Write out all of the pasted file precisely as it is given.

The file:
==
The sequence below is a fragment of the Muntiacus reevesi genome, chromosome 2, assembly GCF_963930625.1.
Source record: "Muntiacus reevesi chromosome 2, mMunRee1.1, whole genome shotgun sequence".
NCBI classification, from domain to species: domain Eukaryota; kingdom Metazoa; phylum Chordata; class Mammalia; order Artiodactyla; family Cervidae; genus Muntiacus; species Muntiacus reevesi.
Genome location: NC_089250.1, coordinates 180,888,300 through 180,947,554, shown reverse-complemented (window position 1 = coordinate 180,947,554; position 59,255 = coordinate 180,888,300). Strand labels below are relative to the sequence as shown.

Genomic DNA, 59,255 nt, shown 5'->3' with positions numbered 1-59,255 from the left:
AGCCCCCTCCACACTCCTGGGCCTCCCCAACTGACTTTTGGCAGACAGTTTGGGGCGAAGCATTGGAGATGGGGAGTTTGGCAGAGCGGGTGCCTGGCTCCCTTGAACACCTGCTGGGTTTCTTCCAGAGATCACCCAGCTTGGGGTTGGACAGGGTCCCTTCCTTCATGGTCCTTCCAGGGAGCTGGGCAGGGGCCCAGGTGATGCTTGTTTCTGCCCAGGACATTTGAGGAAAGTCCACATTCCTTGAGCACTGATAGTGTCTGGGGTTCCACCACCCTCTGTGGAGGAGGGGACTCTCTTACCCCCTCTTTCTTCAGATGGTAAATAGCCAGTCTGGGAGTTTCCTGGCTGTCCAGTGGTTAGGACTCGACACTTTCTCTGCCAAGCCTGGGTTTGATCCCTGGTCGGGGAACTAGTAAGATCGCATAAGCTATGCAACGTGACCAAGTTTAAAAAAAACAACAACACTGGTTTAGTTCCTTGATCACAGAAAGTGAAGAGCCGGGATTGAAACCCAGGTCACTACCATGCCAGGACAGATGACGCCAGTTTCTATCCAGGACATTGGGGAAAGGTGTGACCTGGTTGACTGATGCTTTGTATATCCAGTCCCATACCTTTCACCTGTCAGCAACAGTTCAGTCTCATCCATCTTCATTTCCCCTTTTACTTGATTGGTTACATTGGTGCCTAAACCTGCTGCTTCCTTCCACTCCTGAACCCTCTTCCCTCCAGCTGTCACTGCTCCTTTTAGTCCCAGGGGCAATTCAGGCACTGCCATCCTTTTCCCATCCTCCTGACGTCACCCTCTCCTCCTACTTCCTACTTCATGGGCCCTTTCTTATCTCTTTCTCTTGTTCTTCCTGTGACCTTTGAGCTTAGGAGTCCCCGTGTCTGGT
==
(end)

The sequence below is a fragment of the Muntiacus reevesi genome, chromosome 2, assembly GCF_963930625.1.
Source record: "Muntiacus reevesi chromosome 2, mMunRee1.1, whole genome shotgun sequence".
NCBI classification, from domain to species: domain Eukaryota; kingdom Metazoa; phylum Chordata; class Mammalia; order Artiodactyla; family Cervidae; genus Muntiacus; species Muntiacus reevesi.
Genome location: NC_089250.1, coordinates 180,888,300 through 180,947,554, shown reverse-complemented (window position 1 = coordinate 180,947,554; position 59,255 = coordinate 180,888,300). Strand labels below are relative to the sequence as shown.

Genomic DNA, 59,255 nt, shown 5'->3' with positions numbered 1-59,255 from the left:
AGCCCCCTCCACACTCCTGGGCCTCCCCAACTGACTTTTGGCAGACAGTTTGGGGCGAAGCATTGGAGATGGGGAGTTTGGCAGAGCGGGTGCCTGGCTCCCTTGAACACCTGCTGGGTTTCTTCCAGAGATCACCCAGCTTGGGGTTGGACAGGGTCCCTTCCTTCATGGTCCTTCCAGGGAGCTGGGCAGGGGCCCAGGTGATGCTTGTTTCTGCCCAGGACATTTGAGGAAAGTCCACATTCCTTGAGCACTGATAGTGTCTGGGGTTCCACCACCCTCTGTGGAGGAGGGGACTCTCTTACCCCCTCTTTCTTCAGATGGTAAATAGCCAGTCTGGGAGTTTCCTGGCTGTCCAGTGGTTAGGACTCGACACTTTCTCTGCCAAGCCTGGGTTTGATCCCTGGTCGGGGAACTAGTAAGATCGCATAAGCTATGCAACGTGACCAAGTTTAAAAAAAACAACAACACTGGTTTAGTTCCTTGATCACAGAAAGTGAAGAGCCGGGATTGAAACCCAGGTCACTACCATGCCAGGACAGATGACGCCAGTTTCTATCCAGGACATTGGGGAAAGGTGTGACCTGGTTGACTGATGCTTTGTATATCCAGTCCCATACCTTTCACCTGTCAGCAACAGTTCAGTCTCATCCATCTTCATTTCCCCTTTTACTTGATTGGTTACATTGGTGCCTAAACCTGCTGCTTCCTTCCACTCCTGAACCCTCTTCCCTCCAGCTGTCACTGCTCCTTTTAGTCCCAGGGGCAATTCAGGCACTGCCATCCTTTTCCCATCCTCCTGACGTCACCCTCTCCTCCTACTTCCTACTTCATGGGCCCTTTCTTATCTCTTTCTCTTGTTCTTCCTGTGACCTTTGAGCTTAGGAGTCCCCGTGTCTGGT